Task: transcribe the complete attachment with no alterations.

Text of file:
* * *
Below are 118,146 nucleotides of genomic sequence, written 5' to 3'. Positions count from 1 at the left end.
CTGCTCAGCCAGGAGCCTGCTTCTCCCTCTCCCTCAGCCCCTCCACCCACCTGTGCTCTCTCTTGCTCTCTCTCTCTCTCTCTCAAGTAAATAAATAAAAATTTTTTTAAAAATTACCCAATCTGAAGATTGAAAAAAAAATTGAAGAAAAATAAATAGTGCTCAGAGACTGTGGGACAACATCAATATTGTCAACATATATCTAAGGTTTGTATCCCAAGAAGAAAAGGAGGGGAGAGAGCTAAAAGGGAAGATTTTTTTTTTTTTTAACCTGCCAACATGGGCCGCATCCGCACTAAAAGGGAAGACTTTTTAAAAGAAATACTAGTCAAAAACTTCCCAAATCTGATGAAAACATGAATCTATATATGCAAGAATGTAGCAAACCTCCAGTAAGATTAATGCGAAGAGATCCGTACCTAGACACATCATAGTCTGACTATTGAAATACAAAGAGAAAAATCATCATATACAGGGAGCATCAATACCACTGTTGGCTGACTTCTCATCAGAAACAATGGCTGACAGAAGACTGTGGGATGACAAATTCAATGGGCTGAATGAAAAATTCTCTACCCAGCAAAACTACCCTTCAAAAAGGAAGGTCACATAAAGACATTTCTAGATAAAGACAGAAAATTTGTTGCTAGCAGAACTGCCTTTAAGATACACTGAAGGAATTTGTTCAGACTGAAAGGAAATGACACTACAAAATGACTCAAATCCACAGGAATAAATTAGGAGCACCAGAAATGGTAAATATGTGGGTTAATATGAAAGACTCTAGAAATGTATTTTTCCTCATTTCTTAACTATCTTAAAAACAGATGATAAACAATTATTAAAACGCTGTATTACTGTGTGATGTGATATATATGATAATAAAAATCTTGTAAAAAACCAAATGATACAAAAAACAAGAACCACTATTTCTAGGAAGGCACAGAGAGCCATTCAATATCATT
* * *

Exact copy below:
Below are 118,146 nucleotides of genomic sequence, written 5' to 3'. Positions count from 1 at the left end.
CTGCTCAGCCAGGAGCCTGCTTCTCCCTCTCCCTCAGCCCCTCCACCCACCTGTGCTCTCTCTTGCTCTCTCTCTCTCTCTCTCAAGTAAATAAATAAAAATTTTTTTAAAAATTACCCAATCTGAAGATTGAAAAAAAAATTGAAGAAAAATAAATAGTGCTCAGAGACTGTGGGACAACATCAATATTGTCAACATATATCTAAGGTTTGTATCCCAAGAAGAAAAGGAGGGGAGAGAGCTAAAAGGGAAGATTTTTTTTTTTTTTAACCTGCCAACATGGGCCGCATCCGCACTAAAAGGGAAGACTTTTTAAAAGAAATACTAGTCAAAAACTTCCCAAATCTGATGAAAACATGAATCTATATATGCAAGAATGTAGCAAACCTCCAGTAAGATTAATGCGAAGAGATCCGTACCTAGACACATCATAGTCTGACTATTGAAATACAAAGAGAAAAATCATCATATACAGGGAGCATCAATACCACTGTTGGCTGACTTCTCATCAGAAACAATGGCTGACAGAAGACTGTGGGATGACAAATTCAATGGGCTGAATGAAAAATTCTCTACCCAGCAAAACTACCCTTCAAAAAGGAAGGTCACATAAAGACATTTCTAGATAAAGACAGAAAATTTGTTGCTAGCAGAACTGCCTTTAAGATACACTGAAGGAATTTGTTCAGACTGAAAGGAAATGACACTACAAAATGACTCAAATCCACAGGAATAAATTAGGAGCACCAGAAATGGTAAATATGTGGGTTAATATGAAAGACTCTAGAAATGTATTTTTCCTCATTTCTTAACTATCTTAAAAACAGATGATAAACAATTATTAAAACGCTGTATTACTGTGTGATGTGATATATATGATAATAAAAATCTTGTAAAAAACCAAATGATACAAAAAACAAGAACCACTATTTCTAGGAAGGCACAGAGAGCCATTCAATATCATT